As I sat there listening to these new-and-improved educational strategies, my mind kept drifting toward all-things-NASCAR. Maybe that's just my inability to concentrate on certain tasks, but if I've learned anything from a life spent around stock car racing, it's that the France family built a sport/business that – quite often – links with larger, non-racing realities. 

My concentration wandered to Cup races this season at Sonoma and Watkins Glen and events we've seen this year at tracks like Pocono, Michigan, and Indianapolis.

It's all about thinking backwards.

Taking a "backwards" approach to road course events has often been the dominant rationale. Consider the total number of laps, think about fuel mileage, and plan your pit strategy by figuring in the track's length and the time it takes to make a lap. Tires must be considered, too, so you need to think about the best option that'll make your car good late in the race. By working your pit strategy backwards, you can do less early on in order to accomplish your goal for the end.

In a classroom, the goal is for your students to fully understand the skills you want them to master. On a racetrack, the goal is to understand what choices it'll take for your car to finish first.

It's all about starting with the end in order to make better decisions at the start.
And this reasoning is what we've been hearing all season with the advent of the new aero package and new tire compounds from Goodyear. It used to be pit strategy was pretty simple:  four tires and fuel. Short on tires? Borrow from a team out of the race. Short on fuel late? Gas-and-go and mash the throttle. You managed situations as they arose with little thought about what absolutely needed to be done. Sometimes your plan worked. Sometimes it didn't.

This year it seems as though the "start-with-the-finish" road course strategy is becoming more-and-more typical each week. When teams find themselves dealing with reduced downforce, tires that lose grip quickly, and the struggle to maintain track position given these new rules, suddenly it's not about beginning with a focus on your desired outcome; it's all about focusing on encouraging performance that achieves the desired objective.

As my colleagues and I learned from our professional development experience, the best results come from taking a backwards approach when meeting objectives. Maybe, for a refresher, my colleagues could watch a Sprint Cup race or two.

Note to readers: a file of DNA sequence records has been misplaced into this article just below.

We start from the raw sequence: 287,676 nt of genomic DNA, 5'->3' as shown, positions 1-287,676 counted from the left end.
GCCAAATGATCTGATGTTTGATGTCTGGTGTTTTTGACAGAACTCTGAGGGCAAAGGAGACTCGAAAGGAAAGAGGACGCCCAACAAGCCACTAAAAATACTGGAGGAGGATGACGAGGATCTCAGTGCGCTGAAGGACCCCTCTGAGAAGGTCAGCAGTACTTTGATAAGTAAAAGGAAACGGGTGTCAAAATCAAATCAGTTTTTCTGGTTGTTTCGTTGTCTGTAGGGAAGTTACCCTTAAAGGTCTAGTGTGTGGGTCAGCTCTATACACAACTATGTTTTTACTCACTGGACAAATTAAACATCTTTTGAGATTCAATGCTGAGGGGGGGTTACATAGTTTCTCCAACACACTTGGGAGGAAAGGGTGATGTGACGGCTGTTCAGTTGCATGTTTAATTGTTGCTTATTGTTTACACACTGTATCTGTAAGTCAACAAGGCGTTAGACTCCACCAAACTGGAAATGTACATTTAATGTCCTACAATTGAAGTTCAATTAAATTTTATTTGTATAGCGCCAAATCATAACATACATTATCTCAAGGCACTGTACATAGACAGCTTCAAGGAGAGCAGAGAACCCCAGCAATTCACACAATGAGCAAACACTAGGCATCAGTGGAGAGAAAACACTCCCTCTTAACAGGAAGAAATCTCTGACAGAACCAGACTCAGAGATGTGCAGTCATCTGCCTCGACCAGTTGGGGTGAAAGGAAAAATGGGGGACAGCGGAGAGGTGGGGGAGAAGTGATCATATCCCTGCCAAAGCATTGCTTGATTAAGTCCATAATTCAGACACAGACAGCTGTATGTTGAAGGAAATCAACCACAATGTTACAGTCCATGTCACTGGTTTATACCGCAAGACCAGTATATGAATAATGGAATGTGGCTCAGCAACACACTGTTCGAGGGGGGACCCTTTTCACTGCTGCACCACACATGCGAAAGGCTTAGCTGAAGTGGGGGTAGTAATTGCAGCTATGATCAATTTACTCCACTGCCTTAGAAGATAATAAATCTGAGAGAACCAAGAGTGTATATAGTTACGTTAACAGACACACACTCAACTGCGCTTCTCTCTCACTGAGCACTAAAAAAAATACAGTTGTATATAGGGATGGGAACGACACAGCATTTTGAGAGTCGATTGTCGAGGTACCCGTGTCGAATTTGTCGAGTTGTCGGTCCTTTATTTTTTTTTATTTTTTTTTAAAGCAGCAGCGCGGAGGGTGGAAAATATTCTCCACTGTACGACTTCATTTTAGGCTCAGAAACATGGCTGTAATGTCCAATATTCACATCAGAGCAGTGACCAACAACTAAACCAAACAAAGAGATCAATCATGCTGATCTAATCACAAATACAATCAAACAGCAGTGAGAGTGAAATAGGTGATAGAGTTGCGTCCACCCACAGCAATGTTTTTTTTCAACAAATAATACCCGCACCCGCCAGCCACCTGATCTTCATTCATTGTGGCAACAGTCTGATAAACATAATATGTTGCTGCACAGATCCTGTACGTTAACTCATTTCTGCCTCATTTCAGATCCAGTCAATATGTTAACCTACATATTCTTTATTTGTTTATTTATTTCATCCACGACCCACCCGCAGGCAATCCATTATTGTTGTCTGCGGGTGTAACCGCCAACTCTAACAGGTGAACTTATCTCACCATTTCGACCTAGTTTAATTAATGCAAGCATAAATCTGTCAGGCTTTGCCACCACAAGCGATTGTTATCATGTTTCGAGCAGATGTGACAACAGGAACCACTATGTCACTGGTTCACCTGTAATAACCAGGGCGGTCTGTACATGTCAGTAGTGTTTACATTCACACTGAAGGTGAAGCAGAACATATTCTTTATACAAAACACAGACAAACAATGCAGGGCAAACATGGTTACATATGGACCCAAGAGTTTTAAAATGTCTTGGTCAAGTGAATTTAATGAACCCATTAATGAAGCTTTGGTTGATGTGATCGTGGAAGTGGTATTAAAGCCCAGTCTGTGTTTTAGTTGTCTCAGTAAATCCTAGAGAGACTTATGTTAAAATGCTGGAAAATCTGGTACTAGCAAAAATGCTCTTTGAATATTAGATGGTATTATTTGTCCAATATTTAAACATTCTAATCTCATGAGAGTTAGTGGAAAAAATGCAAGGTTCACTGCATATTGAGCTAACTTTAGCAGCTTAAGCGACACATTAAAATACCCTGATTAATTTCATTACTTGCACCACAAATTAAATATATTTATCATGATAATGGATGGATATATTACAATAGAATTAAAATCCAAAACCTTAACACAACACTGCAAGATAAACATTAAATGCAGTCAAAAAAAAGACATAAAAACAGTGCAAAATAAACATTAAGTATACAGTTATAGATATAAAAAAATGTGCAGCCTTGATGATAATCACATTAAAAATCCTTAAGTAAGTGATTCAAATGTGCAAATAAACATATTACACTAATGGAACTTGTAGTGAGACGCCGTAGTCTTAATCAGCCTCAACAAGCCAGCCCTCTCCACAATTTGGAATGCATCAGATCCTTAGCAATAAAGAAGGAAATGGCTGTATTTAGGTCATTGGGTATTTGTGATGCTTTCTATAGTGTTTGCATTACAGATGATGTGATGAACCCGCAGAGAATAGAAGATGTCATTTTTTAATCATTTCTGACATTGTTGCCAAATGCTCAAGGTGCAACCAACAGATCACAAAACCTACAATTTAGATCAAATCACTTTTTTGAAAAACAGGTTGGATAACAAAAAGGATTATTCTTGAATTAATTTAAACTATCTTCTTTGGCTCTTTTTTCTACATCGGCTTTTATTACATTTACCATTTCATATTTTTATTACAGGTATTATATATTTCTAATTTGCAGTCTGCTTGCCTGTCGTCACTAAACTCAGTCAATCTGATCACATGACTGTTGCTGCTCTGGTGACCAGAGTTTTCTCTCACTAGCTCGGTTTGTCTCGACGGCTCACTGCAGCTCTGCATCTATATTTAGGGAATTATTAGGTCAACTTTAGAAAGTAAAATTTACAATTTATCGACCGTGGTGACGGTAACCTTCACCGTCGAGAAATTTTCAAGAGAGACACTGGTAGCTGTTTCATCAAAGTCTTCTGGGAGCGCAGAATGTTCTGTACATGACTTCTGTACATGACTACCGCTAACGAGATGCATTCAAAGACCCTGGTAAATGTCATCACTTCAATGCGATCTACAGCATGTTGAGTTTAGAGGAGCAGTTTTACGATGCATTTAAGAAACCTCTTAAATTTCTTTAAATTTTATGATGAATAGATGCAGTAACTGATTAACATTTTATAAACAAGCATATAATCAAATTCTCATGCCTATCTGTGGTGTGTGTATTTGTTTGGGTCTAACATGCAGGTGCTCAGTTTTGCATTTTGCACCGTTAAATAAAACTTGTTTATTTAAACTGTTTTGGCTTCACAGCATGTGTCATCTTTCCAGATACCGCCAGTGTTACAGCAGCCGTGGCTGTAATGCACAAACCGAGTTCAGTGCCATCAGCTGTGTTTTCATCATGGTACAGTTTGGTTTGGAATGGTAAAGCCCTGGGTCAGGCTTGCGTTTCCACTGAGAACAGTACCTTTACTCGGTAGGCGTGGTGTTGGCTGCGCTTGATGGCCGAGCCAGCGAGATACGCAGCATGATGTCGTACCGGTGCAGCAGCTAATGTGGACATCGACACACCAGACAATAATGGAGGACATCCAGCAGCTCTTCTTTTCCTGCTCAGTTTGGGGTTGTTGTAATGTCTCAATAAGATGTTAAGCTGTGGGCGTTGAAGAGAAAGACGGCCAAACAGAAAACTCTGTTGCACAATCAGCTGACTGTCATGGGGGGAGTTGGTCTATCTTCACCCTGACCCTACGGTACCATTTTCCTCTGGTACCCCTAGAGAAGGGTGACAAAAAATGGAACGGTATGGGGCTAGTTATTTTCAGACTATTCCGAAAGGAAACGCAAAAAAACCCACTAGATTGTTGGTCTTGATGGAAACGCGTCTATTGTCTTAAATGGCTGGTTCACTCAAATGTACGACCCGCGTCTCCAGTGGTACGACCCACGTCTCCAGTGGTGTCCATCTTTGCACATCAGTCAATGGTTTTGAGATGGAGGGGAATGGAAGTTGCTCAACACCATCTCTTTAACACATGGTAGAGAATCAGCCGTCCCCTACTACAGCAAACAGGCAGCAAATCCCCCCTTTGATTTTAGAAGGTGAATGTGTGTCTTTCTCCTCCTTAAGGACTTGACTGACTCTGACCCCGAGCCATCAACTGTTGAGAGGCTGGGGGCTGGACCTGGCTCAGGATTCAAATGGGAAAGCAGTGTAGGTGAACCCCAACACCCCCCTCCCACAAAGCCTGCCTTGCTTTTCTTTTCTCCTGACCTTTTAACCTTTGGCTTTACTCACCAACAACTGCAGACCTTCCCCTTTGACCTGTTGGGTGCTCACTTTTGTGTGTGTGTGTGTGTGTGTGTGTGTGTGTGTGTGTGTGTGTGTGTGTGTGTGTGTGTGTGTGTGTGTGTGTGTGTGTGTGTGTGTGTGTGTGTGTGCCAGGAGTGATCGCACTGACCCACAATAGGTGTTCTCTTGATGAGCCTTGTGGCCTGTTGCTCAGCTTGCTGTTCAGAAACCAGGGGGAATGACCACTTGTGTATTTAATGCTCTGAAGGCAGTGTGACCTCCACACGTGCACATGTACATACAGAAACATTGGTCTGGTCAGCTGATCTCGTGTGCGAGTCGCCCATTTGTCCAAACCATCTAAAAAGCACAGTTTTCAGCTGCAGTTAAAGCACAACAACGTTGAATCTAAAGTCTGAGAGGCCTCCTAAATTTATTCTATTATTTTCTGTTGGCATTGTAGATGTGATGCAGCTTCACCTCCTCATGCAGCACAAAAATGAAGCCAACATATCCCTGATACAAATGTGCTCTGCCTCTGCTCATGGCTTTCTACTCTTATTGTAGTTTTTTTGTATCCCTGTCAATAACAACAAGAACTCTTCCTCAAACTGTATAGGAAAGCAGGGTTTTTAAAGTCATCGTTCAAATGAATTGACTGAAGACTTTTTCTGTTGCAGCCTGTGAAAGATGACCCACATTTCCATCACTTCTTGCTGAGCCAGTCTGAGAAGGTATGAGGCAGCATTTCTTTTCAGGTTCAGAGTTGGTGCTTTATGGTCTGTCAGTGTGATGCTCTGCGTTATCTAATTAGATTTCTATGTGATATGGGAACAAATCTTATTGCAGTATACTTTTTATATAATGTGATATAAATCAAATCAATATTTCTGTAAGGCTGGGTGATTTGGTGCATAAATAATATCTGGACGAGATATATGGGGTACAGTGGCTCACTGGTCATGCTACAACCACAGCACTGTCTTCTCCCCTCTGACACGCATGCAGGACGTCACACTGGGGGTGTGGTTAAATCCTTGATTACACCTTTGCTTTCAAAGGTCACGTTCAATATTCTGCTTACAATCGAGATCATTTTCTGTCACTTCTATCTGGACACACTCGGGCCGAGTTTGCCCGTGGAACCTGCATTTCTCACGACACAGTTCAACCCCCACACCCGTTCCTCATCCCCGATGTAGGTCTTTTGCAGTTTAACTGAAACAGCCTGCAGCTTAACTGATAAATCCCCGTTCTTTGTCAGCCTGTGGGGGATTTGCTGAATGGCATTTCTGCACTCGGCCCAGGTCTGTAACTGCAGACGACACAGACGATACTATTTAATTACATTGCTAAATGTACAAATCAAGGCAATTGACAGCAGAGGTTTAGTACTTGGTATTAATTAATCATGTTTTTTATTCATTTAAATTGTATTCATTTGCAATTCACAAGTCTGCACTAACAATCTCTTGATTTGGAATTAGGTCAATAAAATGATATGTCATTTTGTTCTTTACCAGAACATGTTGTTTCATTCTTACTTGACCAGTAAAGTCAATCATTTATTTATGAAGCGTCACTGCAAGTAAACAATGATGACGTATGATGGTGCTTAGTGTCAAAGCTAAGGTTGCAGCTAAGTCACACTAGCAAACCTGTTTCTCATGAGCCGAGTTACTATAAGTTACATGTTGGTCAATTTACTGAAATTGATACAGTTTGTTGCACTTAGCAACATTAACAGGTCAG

To achieve a good finish, you need to make a smart start.

Dr. Mark Howell is a Senior Writer for Frontstretch.  He can be reached via e-mail at

as told to Joseph Wolkin

by Joseph Wolkin

by Amy Henderson

compiled by Aaron Bearden


Q: Later in the 1998 Grand Prix of Belgium, Michael Schumacher was dominating, leading the first 26 laps of the race.  Lap 27 ended up being his downfall, though.  What happened?

Check back Thursday for the answer, here in the Frontstretch Newsletter!

Tuesday's Answer:

Q:  Formula One returns to Spa for the Belgium Grand Prix this weekend.  Literally anything can happen there.  The 1998 race is infamous for the start.  What happened?

A: Rain at a race can either be a big equalizer, or it can cause chaos.  This situation was most definitely the latter.  David Coulthard caught the curbing exiting La Source on the first lap and spun into the wall.  Coulthard then back across the track, creating a massive crash that involved more than half the field.  The crash can be seen in this clip.

13 drivers in all were involved, four of whom (Rubens Barrichello, Olivier Panis, Mika Salo and Ricardo Rosset) did not take the restart.  Barrichello actually suffered a minor injury and chose to sit out.  The other three drove for teams (Prost, Arrows and Tyrrell, respectively) that had both cars wrapped up in the crash.

In The Frontstretch Newsletter:
We'll have any news that breaks in the world of NASCAR, plus a look at Sunday's Bass Pro Shops NRA Night Race in the Annex.

Toni Montgomery returns with her weekly look at the NHRA Mello Yello Drag Racing Series, Nitro Shots.